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An American Stakeholder Account (ASA), established for every child at birth, would build a savings and ownership culture in America, promote financial literacy, and fortify the American economy for the long haul. Every child would automatically receive a $6,000 deposit into an ASA at birth -- and also be eligible for dollar-for-dollar matching funds for voluntary contributions up to $500 a year. Over time, ASAs will evolve into a broad system of saving accounts that all Americans, and especially low-income Americans, can tap to meet their asset needs throughout their lives, enabling them to invest in higher education and lifelong learning, purchase a first home, start a small business, and build a nest egg for retirement.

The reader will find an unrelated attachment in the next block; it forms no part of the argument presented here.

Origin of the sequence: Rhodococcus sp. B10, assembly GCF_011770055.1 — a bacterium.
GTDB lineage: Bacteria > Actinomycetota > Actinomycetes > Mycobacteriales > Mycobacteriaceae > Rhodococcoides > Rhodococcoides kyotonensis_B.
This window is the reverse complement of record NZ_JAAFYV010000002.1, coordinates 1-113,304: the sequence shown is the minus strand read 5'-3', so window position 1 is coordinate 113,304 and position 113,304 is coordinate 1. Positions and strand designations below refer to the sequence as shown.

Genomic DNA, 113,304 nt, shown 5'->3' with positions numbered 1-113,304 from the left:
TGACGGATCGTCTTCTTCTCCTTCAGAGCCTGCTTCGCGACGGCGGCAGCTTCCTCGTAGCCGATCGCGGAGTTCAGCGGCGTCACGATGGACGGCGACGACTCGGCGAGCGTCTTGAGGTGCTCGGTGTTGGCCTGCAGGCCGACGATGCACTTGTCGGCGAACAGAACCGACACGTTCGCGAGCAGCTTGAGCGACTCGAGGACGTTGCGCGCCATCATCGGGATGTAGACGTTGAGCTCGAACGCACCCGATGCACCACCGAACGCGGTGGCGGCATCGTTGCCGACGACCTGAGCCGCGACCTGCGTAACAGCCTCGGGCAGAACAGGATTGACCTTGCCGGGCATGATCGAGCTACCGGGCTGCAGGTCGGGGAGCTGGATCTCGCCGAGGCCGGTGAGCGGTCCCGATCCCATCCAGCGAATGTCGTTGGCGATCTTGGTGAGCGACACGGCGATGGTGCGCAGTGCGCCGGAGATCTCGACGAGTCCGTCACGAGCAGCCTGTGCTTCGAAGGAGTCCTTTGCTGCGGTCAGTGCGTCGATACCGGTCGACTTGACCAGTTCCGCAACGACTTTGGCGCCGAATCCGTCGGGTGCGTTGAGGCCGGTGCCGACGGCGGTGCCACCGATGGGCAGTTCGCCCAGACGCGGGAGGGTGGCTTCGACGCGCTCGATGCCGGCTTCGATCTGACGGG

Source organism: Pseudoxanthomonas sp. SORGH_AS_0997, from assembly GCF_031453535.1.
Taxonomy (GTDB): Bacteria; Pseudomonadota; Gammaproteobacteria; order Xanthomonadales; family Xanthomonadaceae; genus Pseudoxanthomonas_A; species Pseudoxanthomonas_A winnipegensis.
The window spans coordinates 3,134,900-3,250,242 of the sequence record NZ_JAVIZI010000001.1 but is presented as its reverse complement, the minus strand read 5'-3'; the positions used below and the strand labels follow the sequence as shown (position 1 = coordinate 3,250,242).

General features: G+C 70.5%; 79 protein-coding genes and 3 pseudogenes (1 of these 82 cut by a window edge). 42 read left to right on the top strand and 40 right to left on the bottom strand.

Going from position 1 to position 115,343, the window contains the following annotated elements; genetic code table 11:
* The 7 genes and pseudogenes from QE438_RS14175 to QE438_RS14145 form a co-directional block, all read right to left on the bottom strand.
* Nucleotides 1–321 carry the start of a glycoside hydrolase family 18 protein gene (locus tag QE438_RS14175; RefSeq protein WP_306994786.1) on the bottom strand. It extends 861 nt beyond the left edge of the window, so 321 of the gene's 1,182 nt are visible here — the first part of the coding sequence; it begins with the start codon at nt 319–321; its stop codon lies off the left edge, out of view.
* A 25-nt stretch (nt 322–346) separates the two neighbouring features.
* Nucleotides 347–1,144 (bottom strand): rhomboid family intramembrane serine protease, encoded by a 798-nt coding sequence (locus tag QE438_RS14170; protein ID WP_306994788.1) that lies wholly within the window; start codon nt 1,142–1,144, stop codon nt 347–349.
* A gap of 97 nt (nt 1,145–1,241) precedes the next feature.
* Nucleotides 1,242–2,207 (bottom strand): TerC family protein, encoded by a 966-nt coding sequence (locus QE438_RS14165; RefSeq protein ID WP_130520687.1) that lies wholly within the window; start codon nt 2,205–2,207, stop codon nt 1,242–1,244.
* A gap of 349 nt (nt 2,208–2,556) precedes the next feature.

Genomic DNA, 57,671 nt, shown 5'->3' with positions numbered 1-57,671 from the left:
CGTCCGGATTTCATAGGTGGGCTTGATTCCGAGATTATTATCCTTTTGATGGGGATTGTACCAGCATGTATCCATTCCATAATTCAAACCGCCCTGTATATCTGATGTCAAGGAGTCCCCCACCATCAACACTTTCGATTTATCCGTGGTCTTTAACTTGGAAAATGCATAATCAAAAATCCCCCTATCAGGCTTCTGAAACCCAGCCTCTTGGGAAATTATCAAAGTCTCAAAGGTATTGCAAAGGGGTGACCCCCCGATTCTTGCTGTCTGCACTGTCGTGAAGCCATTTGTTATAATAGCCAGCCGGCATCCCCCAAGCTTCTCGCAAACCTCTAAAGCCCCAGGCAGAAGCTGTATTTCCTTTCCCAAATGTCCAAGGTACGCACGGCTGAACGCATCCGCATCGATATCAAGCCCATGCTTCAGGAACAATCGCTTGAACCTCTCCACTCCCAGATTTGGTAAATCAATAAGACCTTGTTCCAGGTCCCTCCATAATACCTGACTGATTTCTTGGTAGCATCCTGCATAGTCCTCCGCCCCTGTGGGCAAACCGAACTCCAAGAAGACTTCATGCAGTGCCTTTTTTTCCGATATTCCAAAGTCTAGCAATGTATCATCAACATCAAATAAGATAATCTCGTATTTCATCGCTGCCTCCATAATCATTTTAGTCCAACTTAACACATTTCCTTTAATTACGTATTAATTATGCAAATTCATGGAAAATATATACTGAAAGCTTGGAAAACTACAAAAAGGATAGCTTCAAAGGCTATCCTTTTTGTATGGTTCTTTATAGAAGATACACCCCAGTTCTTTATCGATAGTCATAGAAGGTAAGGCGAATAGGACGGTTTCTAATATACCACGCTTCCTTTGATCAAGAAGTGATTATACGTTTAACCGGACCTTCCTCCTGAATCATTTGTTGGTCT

At present, about a quarter of all white kids and half of all other kids grow up in households with zero or negative assets, apart from possible equity in a house. This means that there are no available assets for any sort of investment. The prospects for achieving economic success of children growing up in such households are pretty dim. Therefore, imagine what it would mean for such kids to have an investment account with their name on it -- earmarked for their education, their first home, their retirement. Imagine the enormous effect such a program would have on our failed efforts to educate our kids about financial basics. And just imagine the effects on our economy: it doesn’t take an army of economists to tell us that we would reap huge rewards if virtually all young people became owners, savers, taxpayers, and entrepreneurs -- and if fewer people depended on the state, local charities, their communities, and their parents for their livelihood and well-being.
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